The authors will also touch on other local flows and migrations, including the daily flow of non-resident day and night workers and their visitors into this now depopulated and virtually post-industrial area.


Paul Allender works part-time as a Teaching Associate in the School of Education at the University of Sheffield and part-time as an engaged artist on Parson Cross council estate in Sheffield on a Yorkshire Artspace funded programme. He lived in Neepsend in Sheffield from age 0-11 and moved from there to Parson Cross.

He has made a short film about discovering art on Parson Cross.

Eddy Dreadnought is a full-time contemporary artist. Last year he devised a walk around Upperthorpe, posted on the Occursus website, and showed related drawings and a DVD at a PlastiCités event. His favourite part of Upperthorpe is Neepsend, and he is delighted to collaborate with Paul who grew up there.

Eddy’s work can be seen on

Student boat race


Student boat race

Book your free place at the symposium (which will take place on May 22nd, 10am-4pm) here.

Julia Dobson paper at Post-Traumatic Landscapes symposium

Julia Dobson

In 1992-1993 French filmmaker Dominique Cabrera was commissioned to make a series of documentaries on the regeneration of Val Fourré, a densely populated banlieue / ‘outer-city’ area west of Paris. This regeneration project centred on the initial demolition of a set of tower blocks. In contrast to the public discourses which demonised the built environment as cause and emblem of social disrepair and presented  social and economic progress as inevitable consequences of serial regenerations, Cabrera’s  films trace the loss of shared place and collective identity. Viewing regeneration as trauma Cabrera’s  film-making strategies work to assert subjective sensual experience and to play with the constructions of time associated with the photographic and the filmic image respectively to assert a durationality of shared space and the present inscription of memory.


Julia Dobson is Reader in French Film and Performance at the University of Sheffield. She has published on the theatre of Hélène Cixous, performing objects, French film and documentary. Her recent book Negotiating the Auteur (Manchester University Press 2012) includes a chapter on the documentary and fiction films of Dominique Cabrera.

Julia Dobson

Dominique Cabrera, Chronique d’une banlieue ordinaire (1993)

Reserve your free place at the symposium (which will take place on May 22nd, 10am-4pm) here.

Luke Bennett paper at Post-Traumatic Landscapes symposium

The Ghosts of Furnace Park

Luke Bennett

Seeing is in part a matter of projecting, and the blanker, the more mundane the space, the more we project onto it in order to animate it and render it meaningful. But, no one reading – no matter how thorough – ever fully captures the site itself. We hunt out and take that which nourishes us. We ignore that which is tasteless to our particular palates. We all search only for treasures that we hope – or expect – to find there.

This paper will present a subjective account of gazing upon a plot of derelict land in the centre of Sheffield, of the personal ghosts summoned in the attempt to commune with other ghosts that the archive tells me I should find at this site. The piece will show how onlookers and those engaging with such sites are haunted by the ghosts of other places, and the spectre of things that may or may not be present at the site under examination. This is a sideways haunting, but a haunting none the less. It is a disturbance of thought that has very real – and very practical – effects upon the land that such anxieties afflict.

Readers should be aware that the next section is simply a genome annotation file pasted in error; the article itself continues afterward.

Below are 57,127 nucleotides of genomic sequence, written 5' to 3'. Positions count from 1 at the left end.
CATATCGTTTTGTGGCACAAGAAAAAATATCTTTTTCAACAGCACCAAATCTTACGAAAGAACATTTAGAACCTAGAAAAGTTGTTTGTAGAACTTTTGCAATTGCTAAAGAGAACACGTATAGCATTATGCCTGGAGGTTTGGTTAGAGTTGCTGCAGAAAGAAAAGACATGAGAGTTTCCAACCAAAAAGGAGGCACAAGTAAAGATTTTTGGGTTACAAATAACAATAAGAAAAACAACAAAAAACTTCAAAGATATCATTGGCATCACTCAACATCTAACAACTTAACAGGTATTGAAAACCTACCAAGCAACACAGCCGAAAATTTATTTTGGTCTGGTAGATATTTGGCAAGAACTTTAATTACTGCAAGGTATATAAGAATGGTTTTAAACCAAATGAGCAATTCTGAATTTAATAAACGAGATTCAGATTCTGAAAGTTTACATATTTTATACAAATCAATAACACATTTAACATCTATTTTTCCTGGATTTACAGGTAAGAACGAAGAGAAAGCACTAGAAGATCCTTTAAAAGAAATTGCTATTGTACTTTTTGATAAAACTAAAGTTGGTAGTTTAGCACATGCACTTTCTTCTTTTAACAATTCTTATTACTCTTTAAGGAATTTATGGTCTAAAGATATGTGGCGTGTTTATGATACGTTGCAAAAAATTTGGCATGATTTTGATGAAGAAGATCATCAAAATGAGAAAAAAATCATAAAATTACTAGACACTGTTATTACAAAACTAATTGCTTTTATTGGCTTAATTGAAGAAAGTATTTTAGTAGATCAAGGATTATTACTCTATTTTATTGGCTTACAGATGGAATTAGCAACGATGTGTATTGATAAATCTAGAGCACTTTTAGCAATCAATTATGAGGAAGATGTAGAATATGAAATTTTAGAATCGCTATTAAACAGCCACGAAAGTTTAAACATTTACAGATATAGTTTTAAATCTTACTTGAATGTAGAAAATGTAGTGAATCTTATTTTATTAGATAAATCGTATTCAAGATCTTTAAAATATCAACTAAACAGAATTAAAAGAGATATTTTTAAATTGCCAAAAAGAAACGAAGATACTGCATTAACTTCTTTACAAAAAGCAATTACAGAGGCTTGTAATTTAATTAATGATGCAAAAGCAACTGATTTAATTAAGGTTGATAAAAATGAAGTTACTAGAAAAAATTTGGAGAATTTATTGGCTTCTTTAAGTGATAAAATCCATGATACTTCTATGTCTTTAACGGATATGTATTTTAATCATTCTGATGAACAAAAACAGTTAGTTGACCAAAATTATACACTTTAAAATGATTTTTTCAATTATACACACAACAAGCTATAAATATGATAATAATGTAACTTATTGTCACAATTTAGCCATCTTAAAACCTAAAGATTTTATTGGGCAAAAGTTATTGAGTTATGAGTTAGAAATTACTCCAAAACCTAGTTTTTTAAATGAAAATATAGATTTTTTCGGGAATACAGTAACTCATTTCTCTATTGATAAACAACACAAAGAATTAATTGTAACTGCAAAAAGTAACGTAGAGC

Luke is a Senior Lecturer in the Department of the Built Environment, Sheffield Hallam University. His research interests are centred around the intersection of materialities, ideas and practices in the built environment, with particular focus upon dereliction, urban exploration, metal theft and practices of land ownership.

Luke’s blog is at:

Luke Bennett

Book your free place at the symposium (which will take place on May 22nd, 10am-4pm) here.

Brian Lewis paper at Post-Traumatic Landscapes symposium

The Meridian

Brian Lewis

‘He wept because he could not prevent himself from departing on a trip when the need took him; he deserted family, work and daily life to walk as fast as he could, straight ahead…’

Mad Travellers, Ian Hacking

This presentation will open with a discussion of the ambulant automatism of the fugueur, with specific reference to Ian Hacking’s Mad Travellers (which reflects on a moment in European culture when ‘compulsive walking’ was recognized as a discrete illness).

It will then consider distinctions (and similarities) between the compulsive walking addressed by Hacking (movement through landscape impelled by trauma) and the speaker’s practice of immersive walking (movement through landscape impelled towards trauma). Through case studies, including accounts of ‘under-resourced’ long-distance walks undertaken by the speaker (culminating in a night walk from Hull to Spurn Point), the presentation will detail the effects of sleeplessness, hunger and exposure (and other ambient conditions) on the walker’s experience of the landscape.

It will also posit a relationship between a psychological estrangement from the landscape (by trauma accrued through walking) and physical immersion in the landscape, with reference to Burke’s concept of the sublime: a region defined by that which is “dark, uncertain and confused.”


Brian Lewis is editor and curator of Longbarrow Press, a Sheffield-based poetry publisher. His creative practice includes collaborations with poets on film and audio works that focus on marginal landscapes. He regularly undertakes extended walks in the east of England with the objective of depleting his physical and psychological resources.


Ph. Brian Lewis, 2013

Book your free place at the symposium (which will take place on May 22nd 2013, 10am-4pm) here.